In my microreview & interview of Roberto Carcache Flores’ A Condensation of Maps, I noted how Flores has a knack for working up images that connect on both a conceptual and emotional level. In this week’s poem, “Friends in Rio Sapo,” we see the gradual build up of details and images culminate in a moment of quiet revelation.
The title sets up a moment of connection along “Toad River,” a phrase which is engaged immediately through the image of “passing clouds” looking “like white lily pads / in a heated / swimming pool.” This latter detail is jolting, as it implies a human element amidst an otherwise nature-focused poem. This jarring moment, however, serves to push the reader closer into the other details. As we move from cliff, albatross, mango groves, and stray dogs, just who the “friends” of the title are become apparent.
This coming together of elements continues in the second stanza as the speaker’s communion with Rio Sapo mirrors the arrival of “stray dogs.” At its heart, this poem reveals such communion as one of its gifts. I say gifts because of the third stanza’s subtle tumbling of details. Line by line, the third stanza evokes in words a similar spell as cast by what it describes. Between the sounds (undress, night’s, silence, innocence on one end; croaks, bank on the other) and the imagery presented, this last stanza reveals not the speaker’s thought but their experience before the reader.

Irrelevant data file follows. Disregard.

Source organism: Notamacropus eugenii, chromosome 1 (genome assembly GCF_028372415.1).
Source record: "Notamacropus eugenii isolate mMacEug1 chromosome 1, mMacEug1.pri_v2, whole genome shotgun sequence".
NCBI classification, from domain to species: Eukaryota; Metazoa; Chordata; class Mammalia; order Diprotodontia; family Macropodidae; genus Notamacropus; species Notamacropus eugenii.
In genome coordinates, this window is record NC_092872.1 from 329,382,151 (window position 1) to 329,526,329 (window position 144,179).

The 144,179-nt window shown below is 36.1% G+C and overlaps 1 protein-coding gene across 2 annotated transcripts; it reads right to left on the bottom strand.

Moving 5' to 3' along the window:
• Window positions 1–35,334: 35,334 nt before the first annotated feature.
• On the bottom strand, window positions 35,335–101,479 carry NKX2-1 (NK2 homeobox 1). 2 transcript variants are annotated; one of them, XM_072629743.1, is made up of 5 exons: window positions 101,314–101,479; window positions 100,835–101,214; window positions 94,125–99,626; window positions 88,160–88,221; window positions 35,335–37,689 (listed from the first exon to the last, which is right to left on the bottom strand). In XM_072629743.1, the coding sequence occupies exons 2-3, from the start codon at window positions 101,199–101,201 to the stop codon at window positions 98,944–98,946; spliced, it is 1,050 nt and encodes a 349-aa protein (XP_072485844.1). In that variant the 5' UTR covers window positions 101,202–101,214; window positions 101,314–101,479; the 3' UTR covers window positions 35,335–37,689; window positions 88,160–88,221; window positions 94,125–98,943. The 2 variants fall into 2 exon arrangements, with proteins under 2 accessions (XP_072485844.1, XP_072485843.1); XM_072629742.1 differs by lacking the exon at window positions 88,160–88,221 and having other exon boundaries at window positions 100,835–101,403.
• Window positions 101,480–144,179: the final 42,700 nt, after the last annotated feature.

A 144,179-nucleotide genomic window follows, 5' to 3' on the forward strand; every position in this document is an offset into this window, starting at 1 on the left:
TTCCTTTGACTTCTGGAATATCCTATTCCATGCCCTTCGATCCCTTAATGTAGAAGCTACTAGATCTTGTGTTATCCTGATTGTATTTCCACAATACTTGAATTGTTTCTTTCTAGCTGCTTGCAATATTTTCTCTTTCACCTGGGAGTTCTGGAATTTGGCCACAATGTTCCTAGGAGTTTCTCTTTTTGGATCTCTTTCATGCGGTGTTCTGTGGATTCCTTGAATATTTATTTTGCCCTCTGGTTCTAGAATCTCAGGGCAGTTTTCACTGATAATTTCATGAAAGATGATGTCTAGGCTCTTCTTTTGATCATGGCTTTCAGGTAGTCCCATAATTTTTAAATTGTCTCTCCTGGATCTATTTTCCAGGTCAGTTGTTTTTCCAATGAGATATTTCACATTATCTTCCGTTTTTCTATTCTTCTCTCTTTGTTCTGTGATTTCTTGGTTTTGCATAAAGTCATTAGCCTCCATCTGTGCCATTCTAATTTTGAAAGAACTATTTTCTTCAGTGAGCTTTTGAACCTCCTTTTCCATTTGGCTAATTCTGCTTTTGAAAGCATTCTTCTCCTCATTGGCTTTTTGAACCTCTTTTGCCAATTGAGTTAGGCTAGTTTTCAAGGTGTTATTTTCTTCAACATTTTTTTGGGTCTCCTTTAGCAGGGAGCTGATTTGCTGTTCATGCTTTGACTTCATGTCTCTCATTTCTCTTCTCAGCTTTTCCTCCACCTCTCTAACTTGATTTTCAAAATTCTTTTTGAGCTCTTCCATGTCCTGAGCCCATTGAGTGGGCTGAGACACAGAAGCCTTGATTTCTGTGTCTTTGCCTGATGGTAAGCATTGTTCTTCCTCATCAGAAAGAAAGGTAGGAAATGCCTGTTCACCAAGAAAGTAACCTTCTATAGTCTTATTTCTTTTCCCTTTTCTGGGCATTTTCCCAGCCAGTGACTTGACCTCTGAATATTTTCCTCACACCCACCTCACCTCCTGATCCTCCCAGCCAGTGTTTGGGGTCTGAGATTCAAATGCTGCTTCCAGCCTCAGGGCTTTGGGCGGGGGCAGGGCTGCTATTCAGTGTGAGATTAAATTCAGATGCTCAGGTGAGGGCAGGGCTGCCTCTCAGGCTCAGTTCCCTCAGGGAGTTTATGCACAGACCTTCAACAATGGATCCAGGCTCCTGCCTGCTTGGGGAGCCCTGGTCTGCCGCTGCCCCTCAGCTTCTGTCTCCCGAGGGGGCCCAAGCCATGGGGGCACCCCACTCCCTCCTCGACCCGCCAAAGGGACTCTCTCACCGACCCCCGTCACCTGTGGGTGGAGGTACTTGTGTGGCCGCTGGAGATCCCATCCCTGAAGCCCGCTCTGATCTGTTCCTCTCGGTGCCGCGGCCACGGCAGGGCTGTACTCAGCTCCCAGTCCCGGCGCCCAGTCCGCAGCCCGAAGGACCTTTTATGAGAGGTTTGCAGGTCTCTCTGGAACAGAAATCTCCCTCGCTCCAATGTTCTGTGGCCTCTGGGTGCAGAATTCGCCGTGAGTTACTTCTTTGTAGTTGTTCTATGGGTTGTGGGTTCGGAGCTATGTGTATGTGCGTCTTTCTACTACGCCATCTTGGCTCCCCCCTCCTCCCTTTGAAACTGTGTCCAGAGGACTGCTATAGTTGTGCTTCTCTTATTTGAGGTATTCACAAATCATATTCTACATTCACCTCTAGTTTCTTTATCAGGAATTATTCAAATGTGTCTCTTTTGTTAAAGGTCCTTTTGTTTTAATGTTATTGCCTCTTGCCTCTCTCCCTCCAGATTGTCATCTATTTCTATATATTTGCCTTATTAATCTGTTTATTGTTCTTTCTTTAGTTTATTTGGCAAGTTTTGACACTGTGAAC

Friends in Rio Sapo – Roberto Carcache Flores
The passing clouds
are reflected on
the water’s surface,
like white lily pads
in a heated
my feet feel
the rocky cliff’s
of a tuna can
and a bag of raisins
of corn meal
and the occasional
begin to undress
I’m also happy to share that I have received my copies of my new book Small Fires (FutureCycle Press)!
If you’re interested in purchasing a signed copy, feel free to email me at: firstname.lastname@example.org
Copies can also be purchased from Amazon and FutureCycle Press!
This collection includes my poem “El Rio” originally published in Crab Creek Review.